Stay tuned with Android Authority as we continue to bring you more great hands on coverage from CES 2016!

  • Daggett Beaver

    Looks like a great phone. Wish it had SAMOLED, though.

    • Marty

      Looks a lot like the Blu One XL (not the Life One XL). The Blu is a 6″ with AMOLED.

      • Arch Angelos

        Just looks Like The Mate Always Does To Me, Have A Look At The Mate 7 And So On And Will See What I Mean,

        • Marty

          I’d say it looks the same. And it’s the Pure XL, not the One XL like I originally stated.

          • Arch Angelos

            The Mate 8 Looks More Like The Mate 7 Than That Just Look At The Top And Bottom Of The Mate Devices Nothing Like The Blu Device Which Is Clearly Trying To Copy The Mate Design Language. The Blu Looks Kinda Like The Mate Not The Other Way Around.

            Pic Of Mate 7.

    • Avieshek Rajkhowa

      Samsung AMOLED?

  • Francesco Varrato

    I would really love to do the same job as you guys, testing new devices! And this one seems to deserve quite a lot of attention ’cause Huawei is rocking by now. It’s partnership with Alphabet is paying out. Well done.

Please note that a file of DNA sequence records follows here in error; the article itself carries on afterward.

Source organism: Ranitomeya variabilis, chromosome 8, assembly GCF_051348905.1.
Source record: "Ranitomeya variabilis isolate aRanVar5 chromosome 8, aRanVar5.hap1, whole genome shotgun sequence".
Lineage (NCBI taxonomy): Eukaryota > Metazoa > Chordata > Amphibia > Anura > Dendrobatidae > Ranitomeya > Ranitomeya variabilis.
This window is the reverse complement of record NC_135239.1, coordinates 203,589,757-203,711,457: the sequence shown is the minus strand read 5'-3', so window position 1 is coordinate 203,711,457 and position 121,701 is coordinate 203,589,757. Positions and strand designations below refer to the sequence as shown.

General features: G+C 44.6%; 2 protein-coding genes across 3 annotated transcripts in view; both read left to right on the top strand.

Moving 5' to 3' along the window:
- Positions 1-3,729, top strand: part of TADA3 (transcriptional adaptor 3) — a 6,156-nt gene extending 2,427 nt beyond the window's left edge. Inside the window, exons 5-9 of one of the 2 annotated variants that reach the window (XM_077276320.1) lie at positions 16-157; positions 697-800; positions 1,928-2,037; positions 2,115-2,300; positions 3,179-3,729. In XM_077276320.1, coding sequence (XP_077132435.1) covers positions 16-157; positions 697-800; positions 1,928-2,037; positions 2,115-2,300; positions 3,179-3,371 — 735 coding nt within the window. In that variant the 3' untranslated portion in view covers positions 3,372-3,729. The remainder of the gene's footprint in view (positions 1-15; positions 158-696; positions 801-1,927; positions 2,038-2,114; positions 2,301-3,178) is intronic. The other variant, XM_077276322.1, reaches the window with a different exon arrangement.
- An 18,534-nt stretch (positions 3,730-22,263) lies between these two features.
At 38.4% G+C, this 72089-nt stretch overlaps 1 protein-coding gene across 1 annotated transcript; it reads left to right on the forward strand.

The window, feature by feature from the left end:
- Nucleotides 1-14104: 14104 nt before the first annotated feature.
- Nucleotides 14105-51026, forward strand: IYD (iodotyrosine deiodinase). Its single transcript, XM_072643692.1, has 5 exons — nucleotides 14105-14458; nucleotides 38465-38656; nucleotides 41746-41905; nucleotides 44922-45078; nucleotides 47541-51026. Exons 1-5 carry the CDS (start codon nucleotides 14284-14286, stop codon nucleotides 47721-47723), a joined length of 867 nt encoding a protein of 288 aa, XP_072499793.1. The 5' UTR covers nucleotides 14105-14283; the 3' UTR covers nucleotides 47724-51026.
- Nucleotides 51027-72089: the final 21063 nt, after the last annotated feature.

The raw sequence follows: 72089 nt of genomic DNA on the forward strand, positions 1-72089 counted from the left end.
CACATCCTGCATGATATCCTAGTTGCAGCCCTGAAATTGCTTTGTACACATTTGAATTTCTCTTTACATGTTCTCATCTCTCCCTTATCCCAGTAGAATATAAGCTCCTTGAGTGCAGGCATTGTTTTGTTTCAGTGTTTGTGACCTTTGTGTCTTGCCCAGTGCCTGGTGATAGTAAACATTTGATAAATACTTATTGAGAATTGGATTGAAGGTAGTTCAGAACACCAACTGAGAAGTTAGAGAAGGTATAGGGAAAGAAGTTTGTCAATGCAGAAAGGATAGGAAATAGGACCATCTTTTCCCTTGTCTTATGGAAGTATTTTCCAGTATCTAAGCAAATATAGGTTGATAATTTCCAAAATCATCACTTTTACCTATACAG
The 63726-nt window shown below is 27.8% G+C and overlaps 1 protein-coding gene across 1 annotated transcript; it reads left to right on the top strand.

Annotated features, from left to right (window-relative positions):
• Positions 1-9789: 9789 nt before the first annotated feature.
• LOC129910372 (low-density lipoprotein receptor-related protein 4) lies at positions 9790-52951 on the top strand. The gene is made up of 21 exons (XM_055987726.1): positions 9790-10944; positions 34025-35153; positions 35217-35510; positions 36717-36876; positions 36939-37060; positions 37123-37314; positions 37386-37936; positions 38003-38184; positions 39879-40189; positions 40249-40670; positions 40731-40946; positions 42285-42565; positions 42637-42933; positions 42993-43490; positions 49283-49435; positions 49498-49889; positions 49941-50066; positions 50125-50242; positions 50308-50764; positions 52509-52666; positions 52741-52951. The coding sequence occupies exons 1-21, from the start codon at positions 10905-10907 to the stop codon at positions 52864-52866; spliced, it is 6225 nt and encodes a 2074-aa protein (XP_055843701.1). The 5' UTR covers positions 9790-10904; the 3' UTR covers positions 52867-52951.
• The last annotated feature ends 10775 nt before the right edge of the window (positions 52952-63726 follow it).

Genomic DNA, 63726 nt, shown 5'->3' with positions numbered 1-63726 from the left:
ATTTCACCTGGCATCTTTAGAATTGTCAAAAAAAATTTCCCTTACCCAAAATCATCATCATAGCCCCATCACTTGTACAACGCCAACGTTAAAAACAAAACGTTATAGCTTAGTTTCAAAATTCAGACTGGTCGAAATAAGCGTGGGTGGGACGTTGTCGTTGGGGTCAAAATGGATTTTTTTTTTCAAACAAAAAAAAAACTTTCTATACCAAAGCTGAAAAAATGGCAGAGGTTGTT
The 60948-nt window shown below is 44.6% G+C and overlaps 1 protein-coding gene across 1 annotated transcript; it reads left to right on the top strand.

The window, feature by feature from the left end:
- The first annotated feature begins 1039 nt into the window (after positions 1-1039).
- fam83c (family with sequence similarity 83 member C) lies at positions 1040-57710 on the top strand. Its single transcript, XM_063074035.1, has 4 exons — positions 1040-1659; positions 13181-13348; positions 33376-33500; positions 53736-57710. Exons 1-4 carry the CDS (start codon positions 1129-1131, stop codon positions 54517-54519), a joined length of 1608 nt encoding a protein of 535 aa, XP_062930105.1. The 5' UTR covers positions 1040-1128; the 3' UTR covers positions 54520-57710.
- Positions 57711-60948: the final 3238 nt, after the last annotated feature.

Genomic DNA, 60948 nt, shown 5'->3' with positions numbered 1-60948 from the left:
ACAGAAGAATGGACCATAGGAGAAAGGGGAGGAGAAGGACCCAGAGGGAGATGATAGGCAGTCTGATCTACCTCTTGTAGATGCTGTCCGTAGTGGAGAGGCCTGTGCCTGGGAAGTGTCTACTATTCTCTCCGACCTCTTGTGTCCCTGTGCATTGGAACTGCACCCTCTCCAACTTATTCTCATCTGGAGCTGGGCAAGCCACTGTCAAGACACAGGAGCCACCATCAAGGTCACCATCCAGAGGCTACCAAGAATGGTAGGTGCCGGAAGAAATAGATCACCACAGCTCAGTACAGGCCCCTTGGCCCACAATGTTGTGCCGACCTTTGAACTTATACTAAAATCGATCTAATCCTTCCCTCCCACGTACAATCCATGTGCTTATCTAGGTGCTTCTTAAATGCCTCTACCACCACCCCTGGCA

• Karly Johnston

    Show us what the A72 can do.

  • Victor Bocaling

    The specs above says that there is MicroSD capability. Is that for all the variants (32/64/128GB) or just for the variants with dual-sim capabiity (64/128GB)?

  • ichuck7

    Hmmm… How much?

  • Robert Johnson


  • DrCarpy

    We need this in North America… Like yesterday!! Let’s keep it going Huawei! This 6P is legendary, so this should be amazing as well! 4000 mAh battery combined with doze? What a beast!

  • Ben Solomon

    Looks nice. Any info on price?

  • Mere Dork

    Huawei is pronounced Huáwèi for example Hwa pronouncing the h sound the w and a short a – wei is easier as it sounds just like way as in which way should I say this. THe first word Hua is a rising tone as if it was a question and the wei is falling tone as if you were angry at someone. I hope that helps.

    • Ry

      There was a internet video that showed it was pronounced wah-way.
      Most people here say Hua-way, and I correct em.

  • robert fish

    This looks like a decent phone expect for emotion UI. This always happens with Huawei and Xiaomi they make great phones and then put horrible skins over android.If they kept it stock then people would probably buy them